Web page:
Indeed, Blackett’s work has had an influence on policy, not only on an international scale but also here in Quebec as a member of the provincial Human Rights and Youth Rights Commission that has issued reports on migrant domestic and agricultural workers’ rights.
“These researchers, and much of the work at the Centre, asks what human rights mean and how to ensure that human rights do not exist only on paper only but are actualized in everyday life,” Sheppard says.
It’s the chance to make that kind of real-life impact that drew Sheppard and her colleagues to the Truth and Reconciliation Commission. She submitted a paper about systemic discrimination: how attitudes of racial supremacy may result in ongoing harms both for residential-school survivors (in terms of health problems, problems of addiction, and problems of violence and domestic violence) and in Indigenous communities more broadly. Professor Kirsten Anker explored the meaning of reconciliation itself, including how to acknowledge past wrongs and address them. Professor Mark Antaki examined reconciliation discourse in Canadian constitutional law. Their research brings a nuanced perspective on human rights to the work of the Commission and continues the Centre’s work in bridging theoretical concepts and everyday life.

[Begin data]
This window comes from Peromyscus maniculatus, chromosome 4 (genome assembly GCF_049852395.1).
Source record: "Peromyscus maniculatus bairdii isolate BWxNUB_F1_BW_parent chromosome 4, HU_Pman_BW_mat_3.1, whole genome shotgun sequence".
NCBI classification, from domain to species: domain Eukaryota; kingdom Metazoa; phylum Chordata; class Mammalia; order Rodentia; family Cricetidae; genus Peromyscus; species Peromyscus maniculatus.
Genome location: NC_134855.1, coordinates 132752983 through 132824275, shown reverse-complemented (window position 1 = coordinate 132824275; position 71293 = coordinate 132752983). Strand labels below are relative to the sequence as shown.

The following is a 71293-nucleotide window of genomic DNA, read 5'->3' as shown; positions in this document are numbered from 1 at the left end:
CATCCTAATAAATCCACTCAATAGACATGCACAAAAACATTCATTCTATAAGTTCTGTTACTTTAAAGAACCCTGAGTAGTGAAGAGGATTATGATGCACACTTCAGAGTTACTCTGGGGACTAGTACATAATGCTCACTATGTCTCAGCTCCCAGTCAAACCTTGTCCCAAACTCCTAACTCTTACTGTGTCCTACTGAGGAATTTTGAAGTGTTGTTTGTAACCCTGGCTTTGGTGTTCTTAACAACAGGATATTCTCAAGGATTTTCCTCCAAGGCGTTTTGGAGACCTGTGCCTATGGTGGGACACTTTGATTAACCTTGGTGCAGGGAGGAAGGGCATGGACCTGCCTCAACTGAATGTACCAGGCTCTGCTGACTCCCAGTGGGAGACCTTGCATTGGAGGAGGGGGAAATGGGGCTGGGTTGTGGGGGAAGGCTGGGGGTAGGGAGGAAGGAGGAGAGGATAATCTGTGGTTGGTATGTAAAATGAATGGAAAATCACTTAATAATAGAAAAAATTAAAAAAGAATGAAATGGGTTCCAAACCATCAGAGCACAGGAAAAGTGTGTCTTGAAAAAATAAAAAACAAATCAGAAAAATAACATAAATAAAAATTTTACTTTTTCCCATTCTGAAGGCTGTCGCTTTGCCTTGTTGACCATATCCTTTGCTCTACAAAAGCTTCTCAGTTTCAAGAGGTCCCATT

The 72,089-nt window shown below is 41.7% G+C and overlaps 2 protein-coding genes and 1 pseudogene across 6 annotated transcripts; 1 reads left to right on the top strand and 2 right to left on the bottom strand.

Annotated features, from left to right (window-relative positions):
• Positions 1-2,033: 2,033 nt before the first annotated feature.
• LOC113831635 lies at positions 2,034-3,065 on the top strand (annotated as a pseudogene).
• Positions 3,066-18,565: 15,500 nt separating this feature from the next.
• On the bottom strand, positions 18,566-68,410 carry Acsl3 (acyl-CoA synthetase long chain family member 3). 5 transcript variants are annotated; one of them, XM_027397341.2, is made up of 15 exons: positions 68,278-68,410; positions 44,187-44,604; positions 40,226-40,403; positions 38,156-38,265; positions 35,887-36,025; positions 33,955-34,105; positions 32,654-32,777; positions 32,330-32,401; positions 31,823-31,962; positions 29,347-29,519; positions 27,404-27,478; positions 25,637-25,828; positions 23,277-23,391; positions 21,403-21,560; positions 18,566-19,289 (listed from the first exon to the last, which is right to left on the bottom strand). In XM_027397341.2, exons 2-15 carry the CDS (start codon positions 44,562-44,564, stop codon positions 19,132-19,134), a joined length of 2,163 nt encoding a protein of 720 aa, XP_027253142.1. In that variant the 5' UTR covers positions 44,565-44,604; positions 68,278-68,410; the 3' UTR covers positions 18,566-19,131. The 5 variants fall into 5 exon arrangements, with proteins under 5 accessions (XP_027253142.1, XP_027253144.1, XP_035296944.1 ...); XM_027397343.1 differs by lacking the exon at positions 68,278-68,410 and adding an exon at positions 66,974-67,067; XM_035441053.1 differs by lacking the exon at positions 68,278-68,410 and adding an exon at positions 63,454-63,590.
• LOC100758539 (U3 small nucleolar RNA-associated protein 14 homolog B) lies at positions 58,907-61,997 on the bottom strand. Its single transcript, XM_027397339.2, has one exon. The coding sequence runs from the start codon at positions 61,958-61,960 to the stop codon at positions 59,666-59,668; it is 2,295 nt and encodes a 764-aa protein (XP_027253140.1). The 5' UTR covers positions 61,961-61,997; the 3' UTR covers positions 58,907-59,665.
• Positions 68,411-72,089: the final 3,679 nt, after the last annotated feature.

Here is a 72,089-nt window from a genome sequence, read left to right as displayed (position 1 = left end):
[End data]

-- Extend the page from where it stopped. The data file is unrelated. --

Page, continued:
This undertaking is as important in a local context as in an international one, Sheppard points out. “We sometimes think about human rights only with respect to faraway places or developing countries. As a Centre, we feel that it is important to recognize that there are also some fundamental and critical human-rights issues that need to be addressed in Canada.”
The Centre for Human Rights and Legal Pluralism receives funding from many donors, including Mr. David O’Brien and the Nussia and Andre Aisenstadt Foundation.